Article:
Represented as a document tree, it would look something like this:



The opening <ul> tag creates a new branch in the document tree...a new element node. This element node has three children, the <li> elements. These in turn have child elements as well...the text nodes that represent the content within the <li> tags ("Sound Check", "Main Event" and "Breakdown"). Pretty cool, yes?

Finding objects within the document tree is a matter of traversing the various nodes, using the relationship between elements. For example, if I have an object representing the first <li> element (let's say it has an ID of "node0"), then if I want to retrieve its parent, I would write node0.parentNode, which would give me an object representing the <ul> tag. If I wanted to get the text inside the middle <li> tag in our concert example, I could traverse the tree like so:


//Line 1 (assuming in our example that we want the first <ul> on the page)

var theList = document.getElementsByTagName('ul')[0];

//Line 2 (this would result in an alert box with the text "Main Event")

alert(theList.childNodes[1].firstChild.nodeValue);





Let's break this down:

Line 1 uses getElementsByTagName to return an array of objects representing all the <ul> tags on the page. We want the first <ul>, so we use subscript 0 to get the first object in the array.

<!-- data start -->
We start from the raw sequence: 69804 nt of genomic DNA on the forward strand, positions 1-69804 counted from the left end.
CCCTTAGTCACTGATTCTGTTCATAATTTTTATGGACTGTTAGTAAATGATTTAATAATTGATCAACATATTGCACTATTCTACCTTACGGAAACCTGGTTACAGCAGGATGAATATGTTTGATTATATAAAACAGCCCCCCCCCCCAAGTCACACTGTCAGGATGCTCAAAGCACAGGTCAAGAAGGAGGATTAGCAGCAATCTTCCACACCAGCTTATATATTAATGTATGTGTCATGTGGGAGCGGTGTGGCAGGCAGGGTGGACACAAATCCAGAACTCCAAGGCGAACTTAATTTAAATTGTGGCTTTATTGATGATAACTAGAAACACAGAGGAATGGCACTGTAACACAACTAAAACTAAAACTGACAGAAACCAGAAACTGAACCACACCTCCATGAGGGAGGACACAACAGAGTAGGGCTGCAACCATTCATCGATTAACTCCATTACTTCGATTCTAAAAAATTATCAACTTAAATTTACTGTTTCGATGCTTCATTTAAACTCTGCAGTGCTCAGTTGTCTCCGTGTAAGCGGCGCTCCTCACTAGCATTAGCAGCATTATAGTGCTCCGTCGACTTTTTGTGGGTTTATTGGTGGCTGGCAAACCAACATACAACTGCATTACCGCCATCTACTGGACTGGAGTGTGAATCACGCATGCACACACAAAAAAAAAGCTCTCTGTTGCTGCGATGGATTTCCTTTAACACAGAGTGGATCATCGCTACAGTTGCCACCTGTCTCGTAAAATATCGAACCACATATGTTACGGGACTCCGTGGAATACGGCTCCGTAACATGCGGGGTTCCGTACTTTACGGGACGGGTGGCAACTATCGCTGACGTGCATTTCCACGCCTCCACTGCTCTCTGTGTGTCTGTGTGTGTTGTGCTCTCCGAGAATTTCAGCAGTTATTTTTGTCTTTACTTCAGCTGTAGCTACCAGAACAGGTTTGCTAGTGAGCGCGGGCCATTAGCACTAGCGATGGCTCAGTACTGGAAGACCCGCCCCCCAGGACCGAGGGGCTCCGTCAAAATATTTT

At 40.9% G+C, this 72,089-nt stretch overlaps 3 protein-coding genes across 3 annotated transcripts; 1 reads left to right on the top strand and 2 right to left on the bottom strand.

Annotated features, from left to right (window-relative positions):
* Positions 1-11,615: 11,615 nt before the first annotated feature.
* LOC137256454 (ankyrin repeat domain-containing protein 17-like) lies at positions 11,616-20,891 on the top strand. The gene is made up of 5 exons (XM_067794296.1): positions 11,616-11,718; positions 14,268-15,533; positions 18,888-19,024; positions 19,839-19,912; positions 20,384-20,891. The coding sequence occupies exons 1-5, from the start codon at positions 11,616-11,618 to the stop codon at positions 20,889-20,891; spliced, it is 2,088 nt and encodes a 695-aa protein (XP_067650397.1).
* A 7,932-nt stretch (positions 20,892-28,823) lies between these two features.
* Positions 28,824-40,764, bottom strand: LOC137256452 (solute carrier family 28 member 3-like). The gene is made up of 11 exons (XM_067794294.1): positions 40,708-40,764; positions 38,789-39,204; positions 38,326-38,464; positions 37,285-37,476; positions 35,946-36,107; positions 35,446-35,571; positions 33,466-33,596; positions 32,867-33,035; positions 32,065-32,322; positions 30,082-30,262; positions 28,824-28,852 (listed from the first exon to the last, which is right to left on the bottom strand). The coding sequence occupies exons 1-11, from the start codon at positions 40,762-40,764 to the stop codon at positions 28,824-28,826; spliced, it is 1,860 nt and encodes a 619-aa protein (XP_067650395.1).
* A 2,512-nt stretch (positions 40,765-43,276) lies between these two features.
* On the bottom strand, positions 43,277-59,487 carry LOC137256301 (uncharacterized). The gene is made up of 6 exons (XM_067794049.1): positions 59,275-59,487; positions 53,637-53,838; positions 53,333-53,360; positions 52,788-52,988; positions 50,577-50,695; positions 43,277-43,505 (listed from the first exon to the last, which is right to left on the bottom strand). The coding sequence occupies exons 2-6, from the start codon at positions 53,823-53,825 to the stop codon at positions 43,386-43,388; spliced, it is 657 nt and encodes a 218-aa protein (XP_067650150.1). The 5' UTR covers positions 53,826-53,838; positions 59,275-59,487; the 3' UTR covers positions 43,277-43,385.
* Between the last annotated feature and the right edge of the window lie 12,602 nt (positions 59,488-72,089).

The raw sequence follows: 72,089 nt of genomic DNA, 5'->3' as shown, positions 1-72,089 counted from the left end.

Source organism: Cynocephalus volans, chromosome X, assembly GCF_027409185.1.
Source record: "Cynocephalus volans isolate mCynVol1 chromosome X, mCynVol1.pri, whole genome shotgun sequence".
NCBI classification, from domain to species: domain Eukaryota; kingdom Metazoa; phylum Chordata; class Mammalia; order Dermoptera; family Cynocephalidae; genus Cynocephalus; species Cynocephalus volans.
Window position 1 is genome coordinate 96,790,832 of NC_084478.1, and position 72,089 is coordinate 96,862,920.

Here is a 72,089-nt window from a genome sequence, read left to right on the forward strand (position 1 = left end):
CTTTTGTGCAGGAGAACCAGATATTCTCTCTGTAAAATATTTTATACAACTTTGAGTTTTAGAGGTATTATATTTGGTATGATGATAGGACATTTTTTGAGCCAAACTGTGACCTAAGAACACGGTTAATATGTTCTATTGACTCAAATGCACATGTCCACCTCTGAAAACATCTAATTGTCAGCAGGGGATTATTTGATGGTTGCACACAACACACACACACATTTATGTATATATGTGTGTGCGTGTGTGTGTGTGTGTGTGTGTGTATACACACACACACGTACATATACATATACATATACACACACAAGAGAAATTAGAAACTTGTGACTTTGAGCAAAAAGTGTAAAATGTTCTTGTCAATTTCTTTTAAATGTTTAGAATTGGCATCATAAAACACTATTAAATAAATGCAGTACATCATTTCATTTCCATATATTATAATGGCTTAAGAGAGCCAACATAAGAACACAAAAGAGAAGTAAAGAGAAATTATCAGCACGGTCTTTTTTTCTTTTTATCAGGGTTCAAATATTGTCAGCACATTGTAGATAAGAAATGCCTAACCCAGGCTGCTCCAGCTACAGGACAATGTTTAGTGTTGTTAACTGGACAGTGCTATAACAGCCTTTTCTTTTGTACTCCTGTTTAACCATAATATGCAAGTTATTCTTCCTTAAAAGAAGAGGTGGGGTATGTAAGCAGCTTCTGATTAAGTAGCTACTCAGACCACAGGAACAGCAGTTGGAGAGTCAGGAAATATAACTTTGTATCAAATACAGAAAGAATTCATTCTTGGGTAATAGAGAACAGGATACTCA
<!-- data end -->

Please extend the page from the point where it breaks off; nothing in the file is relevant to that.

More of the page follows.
Line 2 uses some of the node relationships to get what we want. childNodes returns an array of all the children of a given element node, while firstChild returns just that...the first child node. Thus, we are getting the second child of theList (the second <li> tag) and then the first child of that element (the text node that holds the content we want). Finally, nodeValue returns the actual text inside the node (i.e. "Main Event").

I don't want to go too deep here, so suffice it to say that there are many of these node relationships available (firstChild, lastChild, nextSibling, etc.) and it is quite worthwhile to learn them.

You can see from this fairly simple example that the document tree can get complex very quickly. A far easier way to traverse the tree is to use an element's ID attribute. You've probably done this before. The JavaScript to get a particular object is simply document.getElementById('idvalue'), where 'idvalue' is the ID attribute of the object in question. It is highly recommended that you give your elements ID attributes...it will make your life much easier. Going back to the simple example, let's put some IDs in and re-write the code.


<ul ID="concertList">
<li ID="firstPhase">Sound Check
<li ID="secondPhase">Main Event
<li ID="thirdPhase">Break Down
</ul>


Now to get the text in the middle <li>, we could simplify our code to: